(Extra special trigger warnings are perhaps needed)
If there was ever any doubt in my mind that what happened to me was truly a rape, the feelings provoked in me by simply seeing this picture make any and all doubt vanish. Shame. This light fixture, of all things, is my biggest trigger. This light fixture has been burned more permanently into my mind than almost any image.
It was brighter.
The flowers were etched a little differently.
In my head I carry a perfect photo of a 1970s style, simple white frosted glass light cover. It’s edges are fluted or rippled. It’s hard to describe. The flowers are etched, so they appear grayish when the light shines through them. One light bulb is burned out. Most houses had them in all their bedrooms. Nothing fancy. A quick Google image search turned up this photo. My heart started pounding; I began sweating. My hands are still shaking a bit. It’s been 20 minutes.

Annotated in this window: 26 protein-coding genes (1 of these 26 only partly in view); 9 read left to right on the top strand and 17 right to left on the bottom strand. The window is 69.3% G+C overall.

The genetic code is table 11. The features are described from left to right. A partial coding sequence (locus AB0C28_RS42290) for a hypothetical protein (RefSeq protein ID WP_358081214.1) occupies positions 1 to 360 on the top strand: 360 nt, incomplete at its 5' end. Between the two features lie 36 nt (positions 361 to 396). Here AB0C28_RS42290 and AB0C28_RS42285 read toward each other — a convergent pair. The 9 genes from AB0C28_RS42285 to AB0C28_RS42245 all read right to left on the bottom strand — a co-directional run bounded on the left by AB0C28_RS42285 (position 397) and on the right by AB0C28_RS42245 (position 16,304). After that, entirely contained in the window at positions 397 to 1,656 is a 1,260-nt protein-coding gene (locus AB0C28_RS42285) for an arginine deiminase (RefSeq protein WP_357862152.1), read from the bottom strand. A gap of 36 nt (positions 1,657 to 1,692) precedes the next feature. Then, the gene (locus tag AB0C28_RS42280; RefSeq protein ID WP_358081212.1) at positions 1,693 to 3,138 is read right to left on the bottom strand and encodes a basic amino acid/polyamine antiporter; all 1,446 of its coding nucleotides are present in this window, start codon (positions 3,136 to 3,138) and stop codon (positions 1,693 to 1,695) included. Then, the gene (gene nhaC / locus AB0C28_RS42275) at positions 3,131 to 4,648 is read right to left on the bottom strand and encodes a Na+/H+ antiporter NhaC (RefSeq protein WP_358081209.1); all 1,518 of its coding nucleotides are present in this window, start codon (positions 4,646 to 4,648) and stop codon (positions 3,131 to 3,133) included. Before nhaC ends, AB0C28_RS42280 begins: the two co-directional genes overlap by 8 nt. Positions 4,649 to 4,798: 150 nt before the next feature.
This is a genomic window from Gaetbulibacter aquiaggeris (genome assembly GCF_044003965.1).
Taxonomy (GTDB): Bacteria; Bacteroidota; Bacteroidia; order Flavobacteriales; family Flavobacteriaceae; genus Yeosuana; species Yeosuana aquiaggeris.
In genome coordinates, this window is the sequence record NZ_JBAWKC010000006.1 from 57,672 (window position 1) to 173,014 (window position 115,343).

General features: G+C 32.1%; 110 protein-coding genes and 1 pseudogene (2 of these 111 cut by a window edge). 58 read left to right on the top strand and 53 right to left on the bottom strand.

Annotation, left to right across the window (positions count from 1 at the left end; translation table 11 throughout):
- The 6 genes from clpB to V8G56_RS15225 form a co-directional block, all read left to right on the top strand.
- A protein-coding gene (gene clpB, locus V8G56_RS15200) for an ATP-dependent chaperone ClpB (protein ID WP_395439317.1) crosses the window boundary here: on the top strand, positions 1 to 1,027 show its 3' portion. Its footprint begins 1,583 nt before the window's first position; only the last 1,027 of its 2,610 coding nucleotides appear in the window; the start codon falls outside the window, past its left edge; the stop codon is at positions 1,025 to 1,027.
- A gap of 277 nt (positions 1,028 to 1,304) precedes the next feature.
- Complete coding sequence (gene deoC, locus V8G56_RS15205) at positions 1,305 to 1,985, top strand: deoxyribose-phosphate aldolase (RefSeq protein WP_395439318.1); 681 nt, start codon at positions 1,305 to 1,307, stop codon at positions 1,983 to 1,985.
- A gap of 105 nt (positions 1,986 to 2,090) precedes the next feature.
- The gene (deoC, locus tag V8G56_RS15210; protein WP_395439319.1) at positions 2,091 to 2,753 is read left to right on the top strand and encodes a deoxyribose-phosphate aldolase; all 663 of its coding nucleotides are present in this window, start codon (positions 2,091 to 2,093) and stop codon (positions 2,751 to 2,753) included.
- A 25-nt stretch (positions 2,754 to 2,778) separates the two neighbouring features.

This light represents shame to me. I tried to block out what was happening to me when I was raped. He pushed me down onto his bed. Neither of us was fully undressed. He was rough. I was scared. The lights were on. I tried closing my eyes, but in such a small room the light was still bright and was hurting my eyes even through my eyelids. I couldn’t bring myself to look at his face, so I looked up at the light. Studied its details. Took some refuge in the blindness. What I remember is crying, full on tears, and this light. It was an anchor of sorts.
That’s about all I remember until after it was over. I went right into the bathroom and sobbed. I was humiliated. Shame isn’t something someone should ever feel. Embarrassment, regret, awkwardness, self-consciousness, these are everyday emotions–but never shame. I wonder how many people can say that they have truly felt it. It’s a deep and long-lasting emotion. And it hides within the crevasses of your mind and burrows in.
Waiting for a picture of a light fixture to bring it out.
I wish I could just turn off that light.